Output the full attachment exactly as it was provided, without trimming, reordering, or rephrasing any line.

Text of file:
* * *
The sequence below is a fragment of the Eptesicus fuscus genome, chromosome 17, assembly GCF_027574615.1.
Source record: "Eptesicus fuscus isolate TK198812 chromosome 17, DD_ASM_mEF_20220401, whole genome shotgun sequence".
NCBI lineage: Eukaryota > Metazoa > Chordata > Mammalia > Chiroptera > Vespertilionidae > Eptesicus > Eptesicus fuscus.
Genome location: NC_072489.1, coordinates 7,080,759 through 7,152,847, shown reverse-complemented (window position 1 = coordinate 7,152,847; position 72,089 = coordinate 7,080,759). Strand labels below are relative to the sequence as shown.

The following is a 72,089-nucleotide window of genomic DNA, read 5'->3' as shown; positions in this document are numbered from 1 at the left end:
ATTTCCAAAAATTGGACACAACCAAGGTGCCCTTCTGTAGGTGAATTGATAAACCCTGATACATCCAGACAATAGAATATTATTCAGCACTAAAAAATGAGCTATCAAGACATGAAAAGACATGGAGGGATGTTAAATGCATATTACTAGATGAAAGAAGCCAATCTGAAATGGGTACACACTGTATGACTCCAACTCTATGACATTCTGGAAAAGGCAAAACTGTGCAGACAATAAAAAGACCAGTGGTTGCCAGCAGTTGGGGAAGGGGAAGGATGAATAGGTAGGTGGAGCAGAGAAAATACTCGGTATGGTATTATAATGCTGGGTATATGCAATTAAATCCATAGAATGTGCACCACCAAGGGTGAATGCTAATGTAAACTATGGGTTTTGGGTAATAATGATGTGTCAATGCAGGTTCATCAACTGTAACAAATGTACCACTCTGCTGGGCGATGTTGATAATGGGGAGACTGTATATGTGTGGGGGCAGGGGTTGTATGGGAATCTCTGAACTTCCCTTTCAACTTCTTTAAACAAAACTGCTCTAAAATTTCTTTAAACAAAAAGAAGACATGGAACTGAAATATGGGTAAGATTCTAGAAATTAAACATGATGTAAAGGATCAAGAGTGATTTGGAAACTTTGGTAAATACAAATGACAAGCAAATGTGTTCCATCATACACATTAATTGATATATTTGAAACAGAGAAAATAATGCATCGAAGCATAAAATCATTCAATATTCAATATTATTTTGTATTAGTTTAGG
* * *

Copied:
The sequence below is a fragment of the Eptesicus fuscus genome, chromosome 17, assembly GCF_027574615.1.
Source record: "Eptesicus fuscus isolate TK198812 chromosome 17, DD_ASM_mEF_20220401, whole genome shotgun sequence".
NCBI lineage: Eukaryota > Metazoa > Chordata > Mammalia > Chiroptera > Vespertilionidae > Eptesicus > Eptesicus fuscus.
Genome location: NC_072489.1, coordinates 7,080,759 through 7,152,847, shown reverse-complemented (window position 1 = coordinate 7,152,847; position 72,089 = coordinate 7,080,759). Strand labels below are relative to the sequence as shown.

The following is a 72,089-nucleotide window of genomic DNA, read 5'->3' as shown; positions in this document are numbered from 1 at the left end:
ATTTCCAAAAATTGGACACAACCAAGGTGCCCTTCTGTAGGTGAATTGATAAACCCTGATACATCCAGACAATAGAATATTATTCAGCACTAAAAAATGAGCTATCAAGACATGAAAAGACATGGAGGGATGTTAAATGCATATTACTAGATGAAAGAAGCCAATCTGAAATGGGTACACACTGTATGACTCCAACTCTATGACATTCTGGAAAAGGCAAAACTGTGCAGACAATAAAAAGACCAGTGGTTGCCAGCAGTTGGGGAAGGGGAAGGATGAATAGGTAGGTGGAGCAGAGAAAATACTCGGTATGGTATTATAATGCTGGGTATATGCAATTAAATCCATAGAATGTGCACCACCAAGGGTGAATGCTAATGTAAACTATGGGTTTTGGGTAATAATGATGTGTCAATGCAGGTTCATCAACTGTAACAAATGTACCACTCTGCTGGGCGATGTTGATAATGGGGAGACTGTATATGTGTGGGGGCAGGGGTTGTATGGGAATCTCTGAACTTCCCTTTCAACTTCTTTAAACAAAACTGCTCTAAAATTTCTTTAAACAAAAAGAAGACATGGAACTGAAATATGGGTAAGATTCTAGAAATTAAACATGATGTAAAGGATCAAGAGTGATTTGGAAACTTTGGTAAATACAAATGACAAGCAAATGTGTTCCATCATACACATTAATTGATATATTTGAAACAGAGAAAATAATGCATCGAAGCATAAAATCATTCAATATTCAATATTATTTTGTATTAGTTTAGG